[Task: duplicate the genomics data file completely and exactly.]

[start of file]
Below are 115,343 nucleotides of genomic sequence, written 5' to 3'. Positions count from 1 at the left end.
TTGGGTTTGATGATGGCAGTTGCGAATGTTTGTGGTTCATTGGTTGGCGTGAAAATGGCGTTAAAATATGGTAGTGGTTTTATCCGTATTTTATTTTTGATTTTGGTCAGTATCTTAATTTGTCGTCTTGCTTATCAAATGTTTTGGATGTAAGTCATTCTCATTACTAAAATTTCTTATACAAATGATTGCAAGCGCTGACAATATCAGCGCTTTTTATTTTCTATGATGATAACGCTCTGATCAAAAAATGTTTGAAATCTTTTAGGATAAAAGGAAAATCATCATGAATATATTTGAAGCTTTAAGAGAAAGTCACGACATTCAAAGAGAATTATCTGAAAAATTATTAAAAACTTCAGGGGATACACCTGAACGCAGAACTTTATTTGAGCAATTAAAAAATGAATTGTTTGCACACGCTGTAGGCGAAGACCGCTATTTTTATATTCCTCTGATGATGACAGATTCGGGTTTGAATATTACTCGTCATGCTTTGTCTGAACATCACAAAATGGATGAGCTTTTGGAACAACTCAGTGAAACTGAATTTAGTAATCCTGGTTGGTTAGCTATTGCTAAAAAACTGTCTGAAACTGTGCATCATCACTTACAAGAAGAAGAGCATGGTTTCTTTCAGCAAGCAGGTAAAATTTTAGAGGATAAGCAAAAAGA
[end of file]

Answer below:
Below are 115,343 nucleotides of genomic sequence, written 5' to 3'. Positions count from 1 at the left end.
TTGGGTTTGATGATGGCAGTTGCGAATGTTTGTGGTTCATTGGTTGGCGTGAAAATGGCGTTAAAATATGGTAGTGGTTTTATCCGTATTTTATTTTTGATTTTGGTCAGTATCTTAATTTGTCGTCTTGCTTATCAAATGTTTTGGATGTAAGTCATTCTCATTACTAAAATTTCTTATACAAATGATTGCAAGCGCTGACAATATCAGCGCTTTTTATTTTCTATGATGATAACGCTCTGATCAAAAAATGTTTGAAATCTTTTAGGATAAAAGGAAAATCATCATGAATATATTTGAAGCTTTAAGAGAAAGTCACGACATTCAAAGAGAATTATCTGAAAAATTATTAAAAACTTCAGGGGATACACCTGAACGCAGAACTTTATTTGAGCAATTAAAAAATGAATTGTTTGCACACGCTGTAGGCGAAGACCGCTATTTTTATATTCCTCTGATGATGACAGATTCGGGTTTGAATATTACTCGTCATGCTTTGTCTGAACATCACAAAATGGATGAGCTTTTGGAACAACTCAGTGAAACTGAATTTAGTAATCCTGGTTGGTTAGCTATTGCTAAAAAACTGTCTGAAACTGTGCATCATCACTTACAAGAAGAAGAGCATGGTTTCTTTCAGCAAGCAGGTAAAATTTTAGAGGATAAGCAAAAAGA